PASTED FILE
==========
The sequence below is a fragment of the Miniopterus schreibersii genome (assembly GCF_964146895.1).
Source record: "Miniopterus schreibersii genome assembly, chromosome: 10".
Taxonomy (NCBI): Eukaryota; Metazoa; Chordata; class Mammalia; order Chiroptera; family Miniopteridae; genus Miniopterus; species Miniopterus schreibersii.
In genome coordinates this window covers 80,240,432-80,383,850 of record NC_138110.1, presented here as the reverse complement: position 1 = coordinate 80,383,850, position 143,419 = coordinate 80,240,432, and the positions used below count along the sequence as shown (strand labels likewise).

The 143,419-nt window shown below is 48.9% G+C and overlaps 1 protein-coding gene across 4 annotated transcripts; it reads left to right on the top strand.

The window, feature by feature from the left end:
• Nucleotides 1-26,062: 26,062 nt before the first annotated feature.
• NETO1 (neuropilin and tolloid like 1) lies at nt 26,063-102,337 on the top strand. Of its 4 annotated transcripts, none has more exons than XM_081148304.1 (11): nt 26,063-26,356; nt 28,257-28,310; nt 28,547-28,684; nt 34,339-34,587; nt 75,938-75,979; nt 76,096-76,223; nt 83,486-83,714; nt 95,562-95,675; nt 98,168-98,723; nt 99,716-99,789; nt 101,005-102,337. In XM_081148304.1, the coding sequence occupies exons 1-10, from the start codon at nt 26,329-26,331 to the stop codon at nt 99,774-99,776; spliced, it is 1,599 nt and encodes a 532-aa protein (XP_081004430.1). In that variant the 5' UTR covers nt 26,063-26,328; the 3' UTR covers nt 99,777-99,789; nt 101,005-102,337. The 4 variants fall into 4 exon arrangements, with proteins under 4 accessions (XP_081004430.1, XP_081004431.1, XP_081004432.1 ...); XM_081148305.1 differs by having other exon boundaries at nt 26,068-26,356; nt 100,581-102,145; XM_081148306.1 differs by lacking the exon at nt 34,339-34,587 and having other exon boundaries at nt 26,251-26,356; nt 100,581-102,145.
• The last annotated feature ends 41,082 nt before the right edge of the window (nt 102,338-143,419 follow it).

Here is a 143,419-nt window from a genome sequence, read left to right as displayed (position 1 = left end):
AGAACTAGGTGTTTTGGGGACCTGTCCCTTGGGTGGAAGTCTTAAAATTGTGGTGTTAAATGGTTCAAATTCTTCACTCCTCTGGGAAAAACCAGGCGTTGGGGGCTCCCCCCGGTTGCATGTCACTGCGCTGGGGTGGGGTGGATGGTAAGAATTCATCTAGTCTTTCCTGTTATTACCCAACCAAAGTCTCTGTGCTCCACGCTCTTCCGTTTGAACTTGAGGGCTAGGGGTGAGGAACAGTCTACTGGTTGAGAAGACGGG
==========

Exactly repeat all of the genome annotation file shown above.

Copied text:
The sequence below is a fragment of the Miniopterus schreibersii genome (assembly GCF_964146895.1).
Source record: "Miniopterus schreibersii genome assembly, chromosome: 10".
Taxonomy (NCBI): Eukaryota; Metazoa; Chordata; class Mammalia; order Chiroptera; family Miniopteridae; genus Miniopterus; species Miniopterus schreibersii.
In genome coordinates this window covers 80,240,432-80,383,850 of record NC_138110.1, presented here as the reverse complement: position 1 = coordinate 80,383,850, position 143,419 = coordinate 80,240,432, and the positions used below count along the sequence as shown (strand labels likewise).

The 143,419-nt window shown below is 48.9% G+C and overlaps 1 protein-coding gene across 4 annotated transcripts; it reads left to right on the top strand.

The window, feature by feature from the left end:
• Nucleotides 1-26,062: 26,062 nt before the first annotated feature.
• NETO1 (neuropilin and tolloid like 1) lies at nt 26,063-102,337 on the top strand. Of its 4 annotated transcripts, none has more exons than XM_081148304.1 (11): nt 26,063-26,356; nt 28,257-28,310; nt 28,547-28,684; nt 34,339-34,587; nt 75,938-75,979; nt 76,096-76,223; nt 83,486-83,714; nt 95,562-95,675; nt 98,168-98,723; nt 99,716-99,789; nt 101,005-102,337. In XM_081148304.1, the coding sequence occupies exons 1-10, from the start codon at nt 26,329-26,331 to the stop codon at nt 99,774-99,776; spliced, it is 1,599 nt and encodes a 532-aa protein (XP_081004430.1). In that variant the 5' UTR covers nt 26,063-26,328; the 3' UTR covers nt 99,777-99,789; nt 101,005-102,337. The 4 variants fall into 4 exon arrangements, with proteins under 4 accessions (XP_081004430.1, XP_081004431.1, XP_081004432.1 ...); XM_081148305.1 differs by having other exon boundaries at nt 26,068-26,356; nt 100,581-102,145; XM_081148306.1 differs by lacking the exon at nt 34,339-34,587 and having other exon boundaries at nt 26,251-26,356; nt 100,581-102,145.
• The last annotated feature ends 41,082 nt before the right edge of the window (nt 102,338-143,419 follow it).

Here is a 143,419-nt window from a genome sequence, read left to right as displayed (position 1 = left end):
AGAACTAGGTGTTTTGGGGACCTGTCCCTTGGGTGGAAGTCTTAAAATTGTGGTGTTAAATGGTTCAAATTCTTCACTCCTCTGGGAAAAACCAGGCGTTGGGGGCTCCCCCCGGTTGCATGTCACTGCGCTGGGGTGGGGTGGATGGTAAGAATTCATCTAGTCTTTCCTGTTATTACCCAACCAAAGTCTCTGTGCTCCACGCTCTTCCGTTTGAACTTGAGGGCTAGGGGTGAGGAACAGTCTACTGGTTGAGAAGACGGG